YOUNGSTOWN, Ohio (WYTV) – In an effort to save a fire station and battalion chiefs in Youngstown, the people spoke, but city council and the mayor decided to go the other way.
Some important issues were brought before Youngstown City Council Wednesday night, one of which was decided and two of which were not.
The council sent a proposal to its finance committee to increase wastewater rates by 4% a year for five years.
It also requested to increase the payment to financial consultant Michael Abourserhal from $25,000 to $50,000.
However, the council did approve a reduction in the number of battalion chiefs in the fire department from six to three and spent nearly 30 minutes hearing from people opposed to the closure of Fire Station 7.
“This station does not have to close,” said Jonathan Blackshire.
Blackshire, president of the Wick Park Neighborhood Association, was the first of eight people to speak at the meeting, opposing the closure of Fire Station 7 on the north side.
“Especially for the poorest of the poor. That’s a crime,” said Sr. Ann McManamon, of the Dorothy Day House.
“I am asking that you as council put ‘The City of You’ first and you make the safest decision possible,” said Marie Rupert, wife of one of the firefighters.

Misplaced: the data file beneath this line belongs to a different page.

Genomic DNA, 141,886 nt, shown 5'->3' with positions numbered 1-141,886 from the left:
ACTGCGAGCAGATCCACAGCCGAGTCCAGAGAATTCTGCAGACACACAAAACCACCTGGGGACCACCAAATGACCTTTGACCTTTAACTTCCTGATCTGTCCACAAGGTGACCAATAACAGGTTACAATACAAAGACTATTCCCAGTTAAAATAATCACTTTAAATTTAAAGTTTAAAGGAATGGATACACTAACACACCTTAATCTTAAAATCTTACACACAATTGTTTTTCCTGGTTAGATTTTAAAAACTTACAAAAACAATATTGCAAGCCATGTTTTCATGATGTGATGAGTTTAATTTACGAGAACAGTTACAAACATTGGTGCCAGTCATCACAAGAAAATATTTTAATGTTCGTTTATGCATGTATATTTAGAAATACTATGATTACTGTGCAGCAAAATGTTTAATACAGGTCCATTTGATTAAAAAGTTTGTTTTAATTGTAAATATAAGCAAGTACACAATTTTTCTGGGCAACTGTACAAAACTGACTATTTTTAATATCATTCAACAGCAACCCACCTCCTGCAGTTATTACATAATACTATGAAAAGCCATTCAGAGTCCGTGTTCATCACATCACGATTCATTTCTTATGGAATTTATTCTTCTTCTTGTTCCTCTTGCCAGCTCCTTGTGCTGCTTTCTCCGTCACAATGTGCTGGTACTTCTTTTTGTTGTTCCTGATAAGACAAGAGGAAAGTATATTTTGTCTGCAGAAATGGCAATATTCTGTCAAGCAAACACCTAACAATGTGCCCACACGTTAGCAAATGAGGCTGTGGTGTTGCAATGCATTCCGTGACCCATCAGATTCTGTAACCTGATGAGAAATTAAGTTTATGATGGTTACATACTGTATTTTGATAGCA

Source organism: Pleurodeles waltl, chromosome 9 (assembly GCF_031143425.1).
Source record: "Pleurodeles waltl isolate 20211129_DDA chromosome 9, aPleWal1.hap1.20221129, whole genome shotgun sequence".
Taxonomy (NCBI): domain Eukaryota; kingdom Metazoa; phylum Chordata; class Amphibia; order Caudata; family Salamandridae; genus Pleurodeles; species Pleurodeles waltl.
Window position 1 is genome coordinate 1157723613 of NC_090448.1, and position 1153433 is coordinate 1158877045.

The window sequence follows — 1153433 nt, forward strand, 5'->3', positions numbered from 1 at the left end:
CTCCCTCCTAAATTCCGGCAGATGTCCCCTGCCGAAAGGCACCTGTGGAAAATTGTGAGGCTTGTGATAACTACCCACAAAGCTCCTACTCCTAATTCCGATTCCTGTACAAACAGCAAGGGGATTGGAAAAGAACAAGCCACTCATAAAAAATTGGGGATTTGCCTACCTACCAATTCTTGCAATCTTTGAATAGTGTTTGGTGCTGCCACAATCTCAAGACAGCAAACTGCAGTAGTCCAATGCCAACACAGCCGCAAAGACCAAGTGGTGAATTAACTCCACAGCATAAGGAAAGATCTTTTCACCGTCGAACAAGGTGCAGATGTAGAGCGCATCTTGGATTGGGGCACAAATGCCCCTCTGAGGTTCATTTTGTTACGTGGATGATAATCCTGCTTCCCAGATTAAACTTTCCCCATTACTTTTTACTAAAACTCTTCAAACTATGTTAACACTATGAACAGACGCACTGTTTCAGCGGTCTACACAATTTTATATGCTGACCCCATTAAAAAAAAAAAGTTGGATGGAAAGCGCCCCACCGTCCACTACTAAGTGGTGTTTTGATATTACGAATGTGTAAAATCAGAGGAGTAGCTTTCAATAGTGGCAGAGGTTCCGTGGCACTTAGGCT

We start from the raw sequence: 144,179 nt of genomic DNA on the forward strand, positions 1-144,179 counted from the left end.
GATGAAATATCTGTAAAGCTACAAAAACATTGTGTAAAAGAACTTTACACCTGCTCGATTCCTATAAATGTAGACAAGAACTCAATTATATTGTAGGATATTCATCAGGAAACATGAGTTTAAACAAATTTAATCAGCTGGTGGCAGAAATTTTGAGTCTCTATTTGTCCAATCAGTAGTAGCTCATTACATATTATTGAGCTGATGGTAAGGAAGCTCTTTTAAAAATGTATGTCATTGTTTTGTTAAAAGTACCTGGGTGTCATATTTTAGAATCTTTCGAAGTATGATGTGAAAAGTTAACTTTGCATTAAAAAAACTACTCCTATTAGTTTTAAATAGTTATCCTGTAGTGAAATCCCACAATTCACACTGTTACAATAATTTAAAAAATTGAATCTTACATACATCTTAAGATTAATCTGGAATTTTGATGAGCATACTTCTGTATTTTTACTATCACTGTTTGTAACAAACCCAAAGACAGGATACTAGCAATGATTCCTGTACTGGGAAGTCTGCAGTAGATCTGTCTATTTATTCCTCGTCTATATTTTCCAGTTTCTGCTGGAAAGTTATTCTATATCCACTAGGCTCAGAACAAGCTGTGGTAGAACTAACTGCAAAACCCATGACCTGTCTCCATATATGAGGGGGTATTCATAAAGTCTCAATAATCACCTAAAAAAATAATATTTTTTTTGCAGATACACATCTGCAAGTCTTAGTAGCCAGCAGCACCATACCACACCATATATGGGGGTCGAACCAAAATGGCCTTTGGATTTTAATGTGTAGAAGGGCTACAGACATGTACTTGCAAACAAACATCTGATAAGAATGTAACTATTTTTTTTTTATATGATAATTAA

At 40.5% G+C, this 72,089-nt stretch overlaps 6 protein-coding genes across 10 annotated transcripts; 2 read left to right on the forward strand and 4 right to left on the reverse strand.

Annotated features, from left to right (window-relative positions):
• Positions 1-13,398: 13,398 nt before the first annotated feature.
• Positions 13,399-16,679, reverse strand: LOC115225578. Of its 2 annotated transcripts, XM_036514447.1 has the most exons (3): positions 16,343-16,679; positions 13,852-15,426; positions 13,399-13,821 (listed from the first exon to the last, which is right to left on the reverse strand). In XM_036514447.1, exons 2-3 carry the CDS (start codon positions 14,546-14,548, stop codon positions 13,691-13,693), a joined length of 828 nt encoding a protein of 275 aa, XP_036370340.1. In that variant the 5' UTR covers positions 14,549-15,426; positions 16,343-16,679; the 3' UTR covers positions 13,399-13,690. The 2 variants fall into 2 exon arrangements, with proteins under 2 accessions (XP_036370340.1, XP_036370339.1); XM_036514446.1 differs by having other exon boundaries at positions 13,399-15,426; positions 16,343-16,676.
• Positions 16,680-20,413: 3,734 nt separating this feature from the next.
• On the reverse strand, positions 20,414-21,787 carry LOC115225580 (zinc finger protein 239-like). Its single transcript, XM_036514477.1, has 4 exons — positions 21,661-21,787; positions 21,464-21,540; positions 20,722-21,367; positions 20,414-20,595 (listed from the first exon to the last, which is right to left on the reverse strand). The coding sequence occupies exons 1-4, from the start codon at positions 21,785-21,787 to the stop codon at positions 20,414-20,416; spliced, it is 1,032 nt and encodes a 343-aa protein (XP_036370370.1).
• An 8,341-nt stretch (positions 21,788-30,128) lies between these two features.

“Is our coverage for our insurance going to go up because we don’t have a fire station? I really would like to know,” said Daryl Harvey, a north side resident.
But even after all the passion from the people, Mayor Tito Brown said keeping Station 7 was not an option. He was relying on the advice of Fire Chief Barry Finley.
“I trust the chief. He’s a constant professional and he has a bigger vision than just where we are today. He wants to take us into the 21st century. Let him lead the way with his comprehensive vision,” Brown said.
The vote to reduce battalion chiefs was six to one, with only councilwoman Lauren McNally voting no.
“I don’t want to support any changes in the fire department right now until I get a comprehensive plan of what the fire department is going to look like or needs to look like,” McNally said.
Some council members voted for the reduction after being told the city could be sued for not filling open positions.
“That was solely based on the legal recommendation from our city attorney saying that if we leave those on the books, we open ourselves up to a potential lawsuit,” said Mike Ray, councilman of the 4th Ward.
There were many firefighters in the crowd and afterward, their union president, Charlie Smith, said he was very disappointed.
“This is something that should have never gotten this far. This should have stopped a long time ago when the facts came out of the safety issues that’s going to face the firefighters and the citizens,” Smith said.
After the meeting, Finley said there are no safety issues with eliminating battalion chiefs or closing the station. He said he would never allow any type of safety issues to occur and that anyone who thinks he would doesn’t know him.